Sixes didn’t fuel insomnia that night though – dreading another day of sixes. No fantasies about a day without them.

    Before he’d gotten in bed he’d taken his pills as usual. For once, the number didn’t matter.

    Jeff Stickler


  50. “The Playground”
    by Michael Seese @MSeeseTweets
    Story Elements: Setting (sort of), character, conflict
    Word count: 150

    “The biggest candy factory in the world,” Robby said.

    “The place they park the Goodyear blimp,” Pete countered.

    “Batman’s Cave!”

    His voice now hoarse, Robby’s words no longer echoed in the cavernous space.

    “You know, Pete, I’m going to miss this place,” Robby said, peering up at the graying sky. Indeed, to a boy who has nothing, playgrounds – real playgrounds, with slides, swings, merry-go-rounds – are scarce. An abandoned well field had to do.

    “My leg hurts, Pete. A lot.”

    In reality, Robby felt phantom pain. The fall had broken his back, and physical pain no longer was possible.

    “It’s getting dark. You’d better go, Pete.”

    “I can’t leave you, Robby. I never will. I’ll always be with you.”

    “Pete, you’ve been the BEST best friend, ever. Even if no one else can see you. But it’s getting dark. No one’s going to find me down here. And I’m getting sleepy.”


  51. Sweet Harvest
    150 words
    Theme and character

    The first time, Enar gobbled the chocolate right up. Doled out in the spring, the little eggs were foil-wrapped miracles.

    “The Celestials bless the missionaries,” he mused, mouth still quickened with joy.

    Big sister Iren snickered. “Cacao grows on bushes, boulder-brain.”

    Bushes! Enar scouted for a place to plant his next egg. He decided on a spindly copse just off the grow fields.

    The second spring, little cousin Jaran suffered the new spotty sickness. Enar gave up his seed-egg. When the magic touched Jaran’s lips, gummy eyelids fluttered. She even pleaded for more.

    The third spring, he planted. He’d detour to the copse to sprinkle water over the mound. One dawn, it sprouted. A square ten times the size of the egg!

    Enar, my sweet nephew, shared his bounty with the family. When I noticed him sequester one piece, my heart stumbled.

    I don’t think I can obtain another bar.


  52. Used: Conflict (Man vs Self) & Setting (run-down shack)
    Word Count: 147

    The End of the Rainbow

    “It’s just half your soul. What do you want a whole one for if half will do?” the scaly man in the black suit grinned.

    Behind him the behemoth stood half finished. Soon the factory would start belching smoke and leaving traces of soot on every shack. The bright lights of the city beyond sang of future riches as they danced and swayed seductively in lines of yellow and red. The siren song pulled at heart strings, dulled the senses, made promises of skyscrapers and mansions it could not keep. Just like it’s called to you for the past decade.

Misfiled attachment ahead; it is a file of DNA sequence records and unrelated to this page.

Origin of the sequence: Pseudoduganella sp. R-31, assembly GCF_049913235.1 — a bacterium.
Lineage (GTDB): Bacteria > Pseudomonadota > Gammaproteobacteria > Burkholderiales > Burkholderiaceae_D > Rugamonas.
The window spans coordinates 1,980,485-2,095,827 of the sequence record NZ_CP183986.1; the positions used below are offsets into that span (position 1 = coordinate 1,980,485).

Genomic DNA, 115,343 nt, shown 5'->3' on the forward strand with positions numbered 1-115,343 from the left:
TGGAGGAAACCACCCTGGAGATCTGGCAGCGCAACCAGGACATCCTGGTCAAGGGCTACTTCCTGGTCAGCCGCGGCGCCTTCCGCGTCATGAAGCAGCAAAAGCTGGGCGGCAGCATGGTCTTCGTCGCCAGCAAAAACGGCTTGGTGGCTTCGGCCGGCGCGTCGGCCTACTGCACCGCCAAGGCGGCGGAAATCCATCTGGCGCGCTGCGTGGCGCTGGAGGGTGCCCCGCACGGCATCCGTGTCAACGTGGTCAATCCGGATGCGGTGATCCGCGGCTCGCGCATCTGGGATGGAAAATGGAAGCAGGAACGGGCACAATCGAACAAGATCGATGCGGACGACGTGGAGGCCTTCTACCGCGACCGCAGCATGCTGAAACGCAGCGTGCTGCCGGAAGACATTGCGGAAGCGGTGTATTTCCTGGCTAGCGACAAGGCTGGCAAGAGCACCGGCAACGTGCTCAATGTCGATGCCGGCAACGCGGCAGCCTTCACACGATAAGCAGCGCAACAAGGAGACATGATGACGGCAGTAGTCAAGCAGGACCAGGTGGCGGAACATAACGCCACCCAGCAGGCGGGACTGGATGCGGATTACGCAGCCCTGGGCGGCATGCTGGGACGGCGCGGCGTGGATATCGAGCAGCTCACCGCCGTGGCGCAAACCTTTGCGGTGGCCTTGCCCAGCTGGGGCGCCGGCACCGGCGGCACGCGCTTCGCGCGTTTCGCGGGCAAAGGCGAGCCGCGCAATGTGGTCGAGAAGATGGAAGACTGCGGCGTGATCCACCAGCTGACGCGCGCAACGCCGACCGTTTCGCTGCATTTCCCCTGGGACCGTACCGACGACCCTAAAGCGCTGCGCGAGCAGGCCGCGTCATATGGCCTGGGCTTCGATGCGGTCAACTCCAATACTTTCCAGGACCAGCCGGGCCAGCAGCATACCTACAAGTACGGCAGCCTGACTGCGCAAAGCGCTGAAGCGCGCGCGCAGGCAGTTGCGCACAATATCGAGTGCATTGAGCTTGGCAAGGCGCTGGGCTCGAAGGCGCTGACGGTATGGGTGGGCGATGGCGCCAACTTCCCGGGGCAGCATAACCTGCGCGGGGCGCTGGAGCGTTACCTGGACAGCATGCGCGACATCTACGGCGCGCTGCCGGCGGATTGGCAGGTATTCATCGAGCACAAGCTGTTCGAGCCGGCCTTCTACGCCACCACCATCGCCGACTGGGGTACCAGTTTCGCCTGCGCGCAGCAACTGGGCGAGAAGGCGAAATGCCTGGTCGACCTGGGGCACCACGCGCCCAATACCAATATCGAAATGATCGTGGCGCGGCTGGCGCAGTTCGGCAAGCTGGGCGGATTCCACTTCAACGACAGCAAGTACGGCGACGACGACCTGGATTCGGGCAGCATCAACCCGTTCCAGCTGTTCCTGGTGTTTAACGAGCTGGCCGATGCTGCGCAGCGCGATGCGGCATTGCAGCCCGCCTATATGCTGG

“Just half?”

    The sirens sing of a pot of gold just out of reach.

    You can’t shut out the song forever. It grows and changes and stretches its way into lying promises spilling from so many mouths.

    The man nods.

    The sirens close in on their prey.


  53. Charles and the Charcoal Factory
    Margaret Locke (@Margaret_Locke or margaretlocke.com)
    135 words
    Elements: Character (Poor boy), Theme (You reap what you sow)

    The factory killed his dad. Bled him dry, ma said, with its eternal grayness and dark center.

    Charles hated that factory, smokestacks burning up dreams day after day as workers labored to provide for their families.

    Provide what? They never had turkey at Thanksgiving, ham at Easter. “Too expensive,” ma said.

    The foreman claimed it was an accident, that his da misstepped on a ladder.

    Charles knew better.

    For weeks, he’d hurled rocks at it, that soul-sucking edifice. His anger and rage only grew, hungry and black.

    Yesterday, he’d given up. Given in. He’d picked up da’s backpack, ready to take his place.

    But he’d also taken purple paint and drawn lilies on the factory’s face. It warmed his soul, this act of treason.

    He’ll kill them with color and beauty. He’d kill them all.


  54. The sum of the parts
    @geofflepard 150 words Picture/character/theme
    It looked like a vat of chocolate, until the feature-perfect teenager’s head rose to the surface. The lashless eyes opened slowly.
    ‘How long can he live?’
    ‘As long as his principal needs him.’’
    Those unblinking eyes were hypnotic. The briefing said there was a mind but no understanding. ‘Poor thing. He looks so…’
    ‘Sad? Don’t be taken in. The kid’s utterly unaware.’
    ‘Is it true some have fought…?’
    He laughed. ‘We had an issue around muscle control which your press colleagues exaggerated. We sedate now. There’s no risk.’
    He wasn’t sad. He was calculating, assessing. ‘When’s the first extraction?’
    ‘We’re assessing a principal for a new liver. This one will donate when the need is established.’